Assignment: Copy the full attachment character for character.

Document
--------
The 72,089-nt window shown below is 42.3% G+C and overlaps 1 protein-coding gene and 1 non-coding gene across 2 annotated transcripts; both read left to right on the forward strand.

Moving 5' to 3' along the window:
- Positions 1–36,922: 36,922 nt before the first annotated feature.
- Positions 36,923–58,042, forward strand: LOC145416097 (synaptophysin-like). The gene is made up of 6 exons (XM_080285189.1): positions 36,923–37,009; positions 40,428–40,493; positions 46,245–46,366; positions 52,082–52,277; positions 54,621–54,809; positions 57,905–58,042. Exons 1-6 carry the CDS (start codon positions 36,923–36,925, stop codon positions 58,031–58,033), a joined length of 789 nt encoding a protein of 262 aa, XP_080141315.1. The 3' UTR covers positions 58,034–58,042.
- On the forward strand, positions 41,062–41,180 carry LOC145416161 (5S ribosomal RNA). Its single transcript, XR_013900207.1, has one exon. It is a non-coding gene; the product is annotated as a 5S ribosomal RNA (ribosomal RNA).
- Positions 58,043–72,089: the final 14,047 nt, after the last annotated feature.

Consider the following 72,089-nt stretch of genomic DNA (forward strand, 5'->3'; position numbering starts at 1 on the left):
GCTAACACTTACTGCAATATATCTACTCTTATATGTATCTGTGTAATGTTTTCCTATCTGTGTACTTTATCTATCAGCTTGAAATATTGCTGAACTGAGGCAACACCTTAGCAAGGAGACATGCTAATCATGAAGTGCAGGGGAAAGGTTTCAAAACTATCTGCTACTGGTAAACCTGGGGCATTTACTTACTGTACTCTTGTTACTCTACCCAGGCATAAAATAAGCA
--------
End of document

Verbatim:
The 72,089-nt window shown below is 42.3% G+C and overlaps 1 protein-coding gene and 1 non-coding gene across 2 annotated transcripts; both read left to right on the forward strand.

Moving 5' to 3' along the window:
- Positions 1–36,922: 36,922 nt before the first annotated feature.
- Positions 36,923–58,042, forward strand: LOC145416097 (synaptophysin-like). The gene is made up of 6 exons (XM_080285189.1): positions 36,923–37,009; positions 40,428–40,493; positions 46,245–46,366; positions 52,082–52,277; positions 54,621–54,809; positions 57,905–58,042. Exons 1-6 carry the CDS (start codon positions 36,923–36,925, stop codon positions 58,031–58,033), a joined length of 789 nt encoding a protein of 262 aa, XP_080141315.1. The 3' UTR covers positions 58,034–58,042.
- On the forward strand, positions 41,062–41,180 carry LOC145416161 (5S ribosomal RNA). Its single transcript, XR_013900207.1, has one exon. It is a non-coding gene; the product is annotated as a 5S ribosomal RNA (ribosomal RNA).
- Positions 58,043–72,089: the final 14,047 nt, after the last annotated feature.

Consider the following 72,089-nt stretch of genomic DNA (forward strand, 5'->3'; position numbering starts at 1 on the left):
GCTAACACTTACTGCAATATATCTACTCTTATATGTATCTGTGTAATGTTTTCCTATCTGTGTACTTTATCTATCAGCTTGAAATATTGCTGAACTGAGGCAACACCTTAGCAAGGAGACATGCTAATCATGAAGTGCAGGGGAAAGGTTTCAAAACTATCTGCTACTGGTAAACCTGGGGCATTTACTTACTGTACTCTTGTTACTCTACCCAGGCATAAAATAAGCA